On On the Ignorant Schoolmaster
May 7, 2013 § 1 Comment
Having been encouraged to read Ranciere’s Ignorant Schoolmaster (a philosophical book on education that takes as its starting point a text by the post-Revolutionary schoolmaster, Joseph Jacotot), I’m reblogging Jim Hamlyn’s blogpost on the book, which I read just now.
I need to read a bit more of both Pinker and Ranciere to see how much of this blogpost I agree with, but I liked these points made by the author:
If, as Pinker’s research seems to prove beyond all doubt, we are not of equal intelligence, is it then the case that Ranciere and Jacotot’s arguments entirely crumble? Whilst I would like to have had a good deal more evidence to be convinced that Jacotot’s method really had the impact that is claimed for it, I think it would be a mistake to simply dismiss it. Instead I think we have to seek an alternative explanation for the apparent success of Universal Education. The conclusion I am left with after weighing up the evidence and arguments presented on both sides is that where learning is concerned it is not so important what you are as what you believe. In other words, if you believe you are just as able as everyone else (ie: of equal intelligence) then this belief is far more likely to lead you to persist where anyone else would desist and to have confidence where anyone else would have doubt. As is becoming increasingly clear; talent is certainly advantageous, but when compared with gritty determination its influence upon achievement is nowhere near as profound.
When reading The Ignorant Schoolmaster I was frequently reminded of something Goethe wrote: “Treat a man as he is, he will remain so. Treat a man the way he can be and ought to be, and he will become as he can be and should be.”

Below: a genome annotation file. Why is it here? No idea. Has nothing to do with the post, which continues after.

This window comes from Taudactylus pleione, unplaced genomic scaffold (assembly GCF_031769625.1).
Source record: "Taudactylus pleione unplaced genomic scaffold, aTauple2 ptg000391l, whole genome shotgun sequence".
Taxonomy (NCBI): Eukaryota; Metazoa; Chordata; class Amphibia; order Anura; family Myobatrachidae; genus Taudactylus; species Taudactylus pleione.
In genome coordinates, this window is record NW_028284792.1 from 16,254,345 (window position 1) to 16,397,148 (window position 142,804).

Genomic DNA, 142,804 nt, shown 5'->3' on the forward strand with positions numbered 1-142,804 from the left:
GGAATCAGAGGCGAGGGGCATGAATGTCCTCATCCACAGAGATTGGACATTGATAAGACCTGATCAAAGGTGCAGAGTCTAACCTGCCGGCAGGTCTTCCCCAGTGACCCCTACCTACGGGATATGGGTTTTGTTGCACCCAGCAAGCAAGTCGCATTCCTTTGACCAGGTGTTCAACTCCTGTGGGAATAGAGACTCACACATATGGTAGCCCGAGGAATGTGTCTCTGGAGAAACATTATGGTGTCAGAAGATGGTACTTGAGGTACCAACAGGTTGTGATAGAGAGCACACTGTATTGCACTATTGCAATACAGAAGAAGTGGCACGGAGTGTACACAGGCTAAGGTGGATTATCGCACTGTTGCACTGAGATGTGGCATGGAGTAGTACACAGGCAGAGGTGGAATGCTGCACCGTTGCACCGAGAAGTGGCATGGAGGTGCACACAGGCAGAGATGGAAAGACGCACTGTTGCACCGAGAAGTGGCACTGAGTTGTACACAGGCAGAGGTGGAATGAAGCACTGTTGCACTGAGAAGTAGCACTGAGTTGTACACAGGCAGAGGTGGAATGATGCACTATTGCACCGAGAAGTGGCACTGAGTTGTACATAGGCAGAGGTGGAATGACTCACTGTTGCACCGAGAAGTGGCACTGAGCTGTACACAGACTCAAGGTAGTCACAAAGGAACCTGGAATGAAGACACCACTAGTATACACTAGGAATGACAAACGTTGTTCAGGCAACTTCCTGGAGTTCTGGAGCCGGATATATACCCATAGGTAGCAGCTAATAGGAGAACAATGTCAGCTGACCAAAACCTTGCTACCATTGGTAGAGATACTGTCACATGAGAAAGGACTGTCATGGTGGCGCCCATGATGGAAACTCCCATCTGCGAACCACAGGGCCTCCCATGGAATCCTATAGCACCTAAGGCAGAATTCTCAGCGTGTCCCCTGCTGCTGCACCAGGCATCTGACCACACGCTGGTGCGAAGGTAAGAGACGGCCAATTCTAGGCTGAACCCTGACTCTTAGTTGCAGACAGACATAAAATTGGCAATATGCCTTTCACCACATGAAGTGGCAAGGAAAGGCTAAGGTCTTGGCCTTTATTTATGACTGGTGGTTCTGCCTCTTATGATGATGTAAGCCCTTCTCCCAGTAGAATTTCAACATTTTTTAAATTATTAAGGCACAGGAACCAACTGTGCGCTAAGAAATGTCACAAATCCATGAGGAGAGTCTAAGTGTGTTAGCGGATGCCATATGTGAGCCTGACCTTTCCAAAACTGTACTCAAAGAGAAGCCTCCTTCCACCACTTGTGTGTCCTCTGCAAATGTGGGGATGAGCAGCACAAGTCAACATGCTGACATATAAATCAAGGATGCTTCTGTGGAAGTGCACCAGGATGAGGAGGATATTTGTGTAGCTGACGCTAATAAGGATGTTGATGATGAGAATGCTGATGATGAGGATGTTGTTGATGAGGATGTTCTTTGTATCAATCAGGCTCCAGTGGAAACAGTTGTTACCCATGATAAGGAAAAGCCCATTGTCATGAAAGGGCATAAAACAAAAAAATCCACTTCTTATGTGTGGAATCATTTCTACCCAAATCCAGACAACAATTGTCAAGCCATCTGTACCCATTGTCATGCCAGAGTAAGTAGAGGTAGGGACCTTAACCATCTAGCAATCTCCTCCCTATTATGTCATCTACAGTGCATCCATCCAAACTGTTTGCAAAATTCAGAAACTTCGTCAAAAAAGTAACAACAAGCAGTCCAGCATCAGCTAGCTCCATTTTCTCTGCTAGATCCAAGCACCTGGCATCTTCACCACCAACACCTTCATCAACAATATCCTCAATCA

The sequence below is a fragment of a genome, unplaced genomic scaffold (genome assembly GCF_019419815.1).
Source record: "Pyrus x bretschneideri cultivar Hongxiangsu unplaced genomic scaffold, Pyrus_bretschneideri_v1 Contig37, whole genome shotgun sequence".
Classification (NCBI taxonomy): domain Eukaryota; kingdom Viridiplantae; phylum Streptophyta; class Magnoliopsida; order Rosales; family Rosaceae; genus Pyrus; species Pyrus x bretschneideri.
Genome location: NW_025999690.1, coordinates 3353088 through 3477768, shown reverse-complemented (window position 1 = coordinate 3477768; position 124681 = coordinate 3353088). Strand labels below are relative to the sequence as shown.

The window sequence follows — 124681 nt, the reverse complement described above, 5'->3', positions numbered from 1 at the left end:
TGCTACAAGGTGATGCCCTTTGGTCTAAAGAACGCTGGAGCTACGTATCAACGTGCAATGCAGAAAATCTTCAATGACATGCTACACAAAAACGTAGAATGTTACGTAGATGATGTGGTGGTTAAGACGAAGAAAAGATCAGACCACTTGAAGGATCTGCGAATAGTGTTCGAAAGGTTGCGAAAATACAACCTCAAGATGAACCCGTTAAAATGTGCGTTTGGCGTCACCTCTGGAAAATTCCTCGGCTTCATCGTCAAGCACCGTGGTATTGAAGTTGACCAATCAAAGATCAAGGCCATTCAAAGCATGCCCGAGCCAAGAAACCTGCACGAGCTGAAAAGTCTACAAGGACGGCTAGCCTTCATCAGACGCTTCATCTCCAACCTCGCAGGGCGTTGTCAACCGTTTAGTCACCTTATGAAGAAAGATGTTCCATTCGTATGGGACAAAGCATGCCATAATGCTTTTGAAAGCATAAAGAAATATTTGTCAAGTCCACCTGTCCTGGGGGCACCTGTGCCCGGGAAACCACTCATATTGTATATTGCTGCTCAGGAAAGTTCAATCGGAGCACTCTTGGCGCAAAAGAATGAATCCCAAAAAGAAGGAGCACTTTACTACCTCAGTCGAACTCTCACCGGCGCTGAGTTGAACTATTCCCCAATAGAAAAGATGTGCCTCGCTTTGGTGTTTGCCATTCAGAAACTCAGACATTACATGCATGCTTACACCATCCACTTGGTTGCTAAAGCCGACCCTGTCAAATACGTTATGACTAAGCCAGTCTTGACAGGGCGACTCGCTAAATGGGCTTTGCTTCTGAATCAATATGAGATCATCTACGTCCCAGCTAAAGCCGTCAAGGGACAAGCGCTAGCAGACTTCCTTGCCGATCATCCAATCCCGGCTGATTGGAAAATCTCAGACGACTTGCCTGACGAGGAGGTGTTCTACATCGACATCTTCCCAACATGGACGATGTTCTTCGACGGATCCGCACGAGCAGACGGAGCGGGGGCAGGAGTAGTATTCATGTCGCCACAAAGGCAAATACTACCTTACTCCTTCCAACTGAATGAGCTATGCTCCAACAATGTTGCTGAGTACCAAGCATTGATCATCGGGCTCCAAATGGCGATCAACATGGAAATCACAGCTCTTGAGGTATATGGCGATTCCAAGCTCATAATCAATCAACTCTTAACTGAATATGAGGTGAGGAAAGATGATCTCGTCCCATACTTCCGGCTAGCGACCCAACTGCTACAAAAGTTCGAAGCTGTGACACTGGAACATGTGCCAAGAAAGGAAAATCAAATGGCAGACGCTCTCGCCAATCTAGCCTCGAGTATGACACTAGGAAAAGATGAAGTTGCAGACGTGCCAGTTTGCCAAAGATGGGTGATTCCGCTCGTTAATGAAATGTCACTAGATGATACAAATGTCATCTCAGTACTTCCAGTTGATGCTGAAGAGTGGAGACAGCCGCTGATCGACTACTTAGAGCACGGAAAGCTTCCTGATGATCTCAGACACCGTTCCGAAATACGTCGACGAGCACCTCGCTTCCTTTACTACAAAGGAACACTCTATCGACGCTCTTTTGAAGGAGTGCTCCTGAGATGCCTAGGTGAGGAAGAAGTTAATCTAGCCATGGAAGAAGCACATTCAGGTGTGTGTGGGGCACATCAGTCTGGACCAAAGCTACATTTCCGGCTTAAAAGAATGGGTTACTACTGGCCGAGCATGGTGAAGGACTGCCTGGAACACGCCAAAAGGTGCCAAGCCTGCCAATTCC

Once again it comes down to the idea of self-belief mentioned above. It seems to me that what really drives the success of Jacotot’s teaching – indeed all good teaching – is the way that people are treated. Self-belief is an incredibly potent instrument, whether it comes directly from the individual or whether encouraged in them by the conviction of a respected parent, friend or teacher. If it comes from the individual, as seems to have been the case with Jacotot’s students, then all to the better. But if it can be facilitated, enabled or encouraged – so long as this doesn’t engender dependence – then all to the better too.
So, in spite of all the evidence in Pinker’s favour, how you “treat” people seems more profoundly crucial for the vast majority of people than those rare and fickle gifts of talent. I don’t think I know anyone who hasn’t at some point in their lives been inspired by someone – whether a teacher, parent or friend – that made them feel as though they had a special ability – a “talent” if you will – that was worth serious attention and effort. Whether these teachers were in fact correct in spotting some unique gift is perhaps peripheral to the immense force of conviction that comes from being encouraged by the evident faith of someone one respects or admires – by being treated as you can be and ought to be.